Working remotely for the first time? Here are lessons from a lawyer who's done it for 13 years
The pandemic has done what I never thought possible, validating what I have known for some time: When one works from home, one is actually working. Despite the industry’s negative projections during the early stages of COVID-19, our firm had a profitable year with all of us working from home.
I began working “remotely” in 2008, well before COVID-19 sent the rest of America home. I was an in-house attorney, traveling the world, with four little kids, one with special needs, when one day my daughter’s therapist told me straight out that my daughter needed me home more. Staying in my job and being home for my daughter was not possible. So I decided to take 12-18 months “off” and focus on my family. We moved to Costa Rica to get away from it all. But as former clients called with work opportunities, I soon found a path I normally would have considered too risky, one where I could still practice and do it from home. What was to be a 12-to-18-month hiatus turned into remote working for nearly 13 years, because even when I returned to a firm, I continued working remotely.
There are challenges and rewards for working remotely.
As everyone has learned, it is not easy working at home. When I started, people were not amenable to a crying child or the dog barking (or in some cases, my family chasing the cows out of our yard) during conference calls. But the benefits of being there for my daughter when she needed a hug or going for a midday run with my sons outweighed the isolation. Of course, the primary detriment is that when you can work from anywhere, the result often is that you never stop working.
At this point in the pandemic, many have figured out tricks to make working from home work, at least temporarily. But even after 13 years, COVID-19 threw a wrench into my routine by bringing schooling home.
I am not superhuman—I cannot watch the kids and/or my parents and draft a shareholder agreement at the same time. Working from home does not mean you suddenly have time for all of these consuming tasks. I could never have succeeded in this alone. I am fortunate that my husband has carried the burden of home care. He shops, cooks, shuttles the kids and the parents, and he is there when we all get sick. What I’ve learned is that you will not survive without help, whether it is your partner, family member, friend, sitter or a combination. Between clients’ demands and long hours, it is not realistic to work from home with kids (or parents) alone. You need someone you can count on to manage the household while you work, or it becomes an impossible situation.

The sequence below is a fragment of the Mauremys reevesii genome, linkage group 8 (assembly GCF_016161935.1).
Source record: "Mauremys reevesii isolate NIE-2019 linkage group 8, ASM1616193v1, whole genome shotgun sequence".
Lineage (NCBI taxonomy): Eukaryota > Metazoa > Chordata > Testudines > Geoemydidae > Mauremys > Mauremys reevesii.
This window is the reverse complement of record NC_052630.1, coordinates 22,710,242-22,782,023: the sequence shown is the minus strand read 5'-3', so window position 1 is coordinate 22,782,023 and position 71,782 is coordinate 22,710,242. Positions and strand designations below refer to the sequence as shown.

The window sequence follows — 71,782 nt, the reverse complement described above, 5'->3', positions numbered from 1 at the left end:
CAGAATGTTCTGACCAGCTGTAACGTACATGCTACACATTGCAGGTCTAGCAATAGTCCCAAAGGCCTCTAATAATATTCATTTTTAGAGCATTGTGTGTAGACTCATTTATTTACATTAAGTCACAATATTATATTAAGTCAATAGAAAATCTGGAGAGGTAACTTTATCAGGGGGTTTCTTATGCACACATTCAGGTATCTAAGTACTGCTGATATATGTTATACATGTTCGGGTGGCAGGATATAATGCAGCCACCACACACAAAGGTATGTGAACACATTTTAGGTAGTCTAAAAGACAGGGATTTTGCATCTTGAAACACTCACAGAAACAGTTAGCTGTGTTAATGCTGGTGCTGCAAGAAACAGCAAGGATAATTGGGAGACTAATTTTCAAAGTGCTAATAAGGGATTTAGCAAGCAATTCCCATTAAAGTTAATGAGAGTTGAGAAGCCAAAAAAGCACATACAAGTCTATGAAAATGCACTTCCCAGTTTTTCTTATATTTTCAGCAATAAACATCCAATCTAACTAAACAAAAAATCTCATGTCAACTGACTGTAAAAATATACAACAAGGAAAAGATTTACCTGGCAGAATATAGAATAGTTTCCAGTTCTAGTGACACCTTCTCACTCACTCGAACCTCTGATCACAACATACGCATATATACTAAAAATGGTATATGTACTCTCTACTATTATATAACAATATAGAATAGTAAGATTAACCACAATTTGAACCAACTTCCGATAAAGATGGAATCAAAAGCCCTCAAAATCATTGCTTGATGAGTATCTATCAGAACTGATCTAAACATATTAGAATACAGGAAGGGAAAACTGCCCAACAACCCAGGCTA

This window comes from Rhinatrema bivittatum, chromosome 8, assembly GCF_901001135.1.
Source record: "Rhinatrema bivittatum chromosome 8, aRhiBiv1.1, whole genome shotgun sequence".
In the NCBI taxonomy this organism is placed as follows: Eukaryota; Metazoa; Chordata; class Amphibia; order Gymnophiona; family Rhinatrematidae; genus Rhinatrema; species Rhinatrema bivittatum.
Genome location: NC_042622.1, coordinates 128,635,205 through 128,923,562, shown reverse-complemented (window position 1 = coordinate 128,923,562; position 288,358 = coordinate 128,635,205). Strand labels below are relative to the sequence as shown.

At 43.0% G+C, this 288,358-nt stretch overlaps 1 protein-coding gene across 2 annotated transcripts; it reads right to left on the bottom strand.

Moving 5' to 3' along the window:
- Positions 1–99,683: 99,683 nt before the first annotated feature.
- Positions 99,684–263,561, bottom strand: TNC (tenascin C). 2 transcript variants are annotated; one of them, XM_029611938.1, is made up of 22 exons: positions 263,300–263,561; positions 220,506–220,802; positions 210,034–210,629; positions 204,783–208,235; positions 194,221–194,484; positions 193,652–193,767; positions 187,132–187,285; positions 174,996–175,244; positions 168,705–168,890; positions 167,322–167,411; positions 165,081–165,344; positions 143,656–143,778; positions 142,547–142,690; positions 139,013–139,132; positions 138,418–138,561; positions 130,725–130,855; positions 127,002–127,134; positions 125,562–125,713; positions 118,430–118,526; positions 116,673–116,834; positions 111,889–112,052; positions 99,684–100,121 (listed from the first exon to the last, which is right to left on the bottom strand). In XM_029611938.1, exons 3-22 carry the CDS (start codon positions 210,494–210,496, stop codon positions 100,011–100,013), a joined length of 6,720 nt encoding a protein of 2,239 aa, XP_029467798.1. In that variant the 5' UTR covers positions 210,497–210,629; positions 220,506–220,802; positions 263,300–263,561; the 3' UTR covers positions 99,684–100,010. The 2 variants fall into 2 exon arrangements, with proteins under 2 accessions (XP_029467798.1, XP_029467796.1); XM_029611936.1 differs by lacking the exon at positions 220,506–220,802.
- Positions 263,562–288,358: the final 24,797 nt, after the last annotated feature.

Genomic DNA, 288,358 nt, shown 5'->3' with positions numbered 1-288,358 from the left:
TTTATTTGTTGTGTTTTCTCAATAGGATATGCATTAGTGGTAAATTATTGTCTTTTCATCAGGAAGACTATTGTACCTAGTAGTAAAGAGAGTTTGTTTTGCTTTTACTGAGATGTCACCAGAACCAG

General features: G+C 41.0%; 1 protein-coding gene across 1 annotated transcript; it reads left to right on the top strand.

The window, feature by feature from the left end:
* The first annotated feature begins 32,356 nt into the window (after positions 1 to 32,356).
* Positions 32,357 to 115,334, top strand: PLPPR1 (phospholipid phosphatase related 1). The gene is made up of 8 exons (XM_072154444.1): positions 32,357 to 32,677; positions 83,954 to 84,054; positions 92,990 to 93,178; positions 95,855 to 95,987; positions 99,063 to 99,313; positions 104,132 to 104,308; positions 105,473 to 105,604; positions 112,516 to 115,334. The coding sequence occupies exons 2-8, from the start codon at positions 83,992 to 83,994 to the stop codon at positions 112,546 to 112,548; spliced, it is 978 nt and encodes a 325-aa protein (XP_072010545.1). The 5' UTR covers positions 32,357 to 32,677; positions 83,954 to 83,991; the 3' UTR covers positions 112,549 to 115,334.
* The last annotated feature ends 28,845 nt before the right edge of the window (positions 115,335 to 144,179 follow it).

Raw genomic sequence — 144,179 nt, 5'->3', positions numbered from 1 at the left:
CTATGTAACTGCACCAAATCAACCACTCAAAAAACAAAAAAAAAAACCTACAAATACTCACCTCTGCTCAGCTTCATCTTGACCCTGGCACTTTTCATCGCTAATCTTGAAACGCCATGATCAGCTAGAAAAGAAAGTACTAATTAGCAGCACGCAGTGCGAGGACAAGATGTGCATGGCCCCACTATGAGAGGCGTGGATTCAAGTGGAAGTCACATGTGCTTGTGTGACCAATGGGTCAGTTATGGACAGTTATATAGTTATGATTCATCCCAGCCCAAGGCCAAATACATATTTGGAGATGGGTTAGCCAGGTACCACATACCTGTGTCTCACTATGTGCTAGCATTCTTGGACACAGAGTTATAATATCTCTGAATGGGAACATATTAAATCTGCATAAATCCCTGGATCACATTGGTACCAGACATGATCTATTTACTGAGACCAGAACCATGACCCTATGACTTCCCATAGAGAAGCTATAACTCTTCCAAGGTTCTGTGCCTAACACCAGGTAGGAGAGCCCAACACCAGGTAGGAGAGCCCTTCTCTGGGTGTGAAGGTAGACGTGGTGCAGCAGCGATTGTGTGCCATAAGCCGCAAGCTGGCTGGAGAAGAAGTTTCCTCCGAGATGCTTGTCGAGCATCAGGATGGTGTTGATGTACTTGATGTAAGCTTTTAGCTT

A second critical element to my survival is a schedule. We all set schedules. But like New Year’s resolutions, most fall apart within weeks. Yet structure remains key. I schedule my work events, my kids’ events, my events—running, breakfast, lunch, meeting up with friends. I cannot count how many days I have asked myself, “Have I eaten today?” I schedule when I start work and when I stop; otherwise, I may never stop. It is midnight right now. Also, do not forget to sleep. My impossible goal is seven hours every night.
There are keys to building a remote worklife that works.
Everyone working from home needs his or her own space that is preferably not the kitchen table. I have my office with monitors, a work phone and the curtain my daughter painted that serves as my door. When the curtain is closed, everyone knows I am working. But since my daughter’s school went online, she has taken over my office and closes the curtain when she is “in school.” My husband and I work from the kitchen table.
Bad internet, poor connectivity to the office and low ink supply levels are the banes of my existence. I have installed every tool to bump up internet service, but that spinner still appears. My yard is being dug up to install Google fiber. Maybe that will save me—along with buying at least five ink cartridges at a time.
Working virtually, I discovered I have to respond faster than when I am in the office; otherwise, “they” wonder where I am. But this is changing as more people work from home. Previously, if I was not in the office, I was invisible to the team. So I spend extra time on phone calls and now in Zoom meetings.
But I have more self-determination working remotely. I stop working when I choose. I run with my sons. Ski if we are lucky. Pick up the kids from school. Take them for a slushie. When I am sick, I try not to work. I try to remember why I decided to work from home.
I do not want to minimize the devastation that COVID-19 has caused or the particular impact the pandemic has had on women having to leave the workforce. The world will never be the same. None of us will be. But one positive outcome of the past 15 months is that the universal perception in corporate America that when one is working from home, one is not working hard has been shattered. The extra time I had with my kids and the days I was able to spend with my mom before she died were worth more than any title or additional cash. I left corporate America to have a balanced life. I believe going forward, we won’t have to make that choice.
This story was originally published in the June/July 2021 issue of the ABA Journal under the headline: “Working Remotely? A View From a Vet”
Tracey Mihelic is senior counsel at Husch Blackwell in Salt Lake City, Utah. She is a University of Notre Dame Law School alumnus who is passionate about creating a sustainable world and counsels globally on renewable energy, with a focus on solar and wind projects.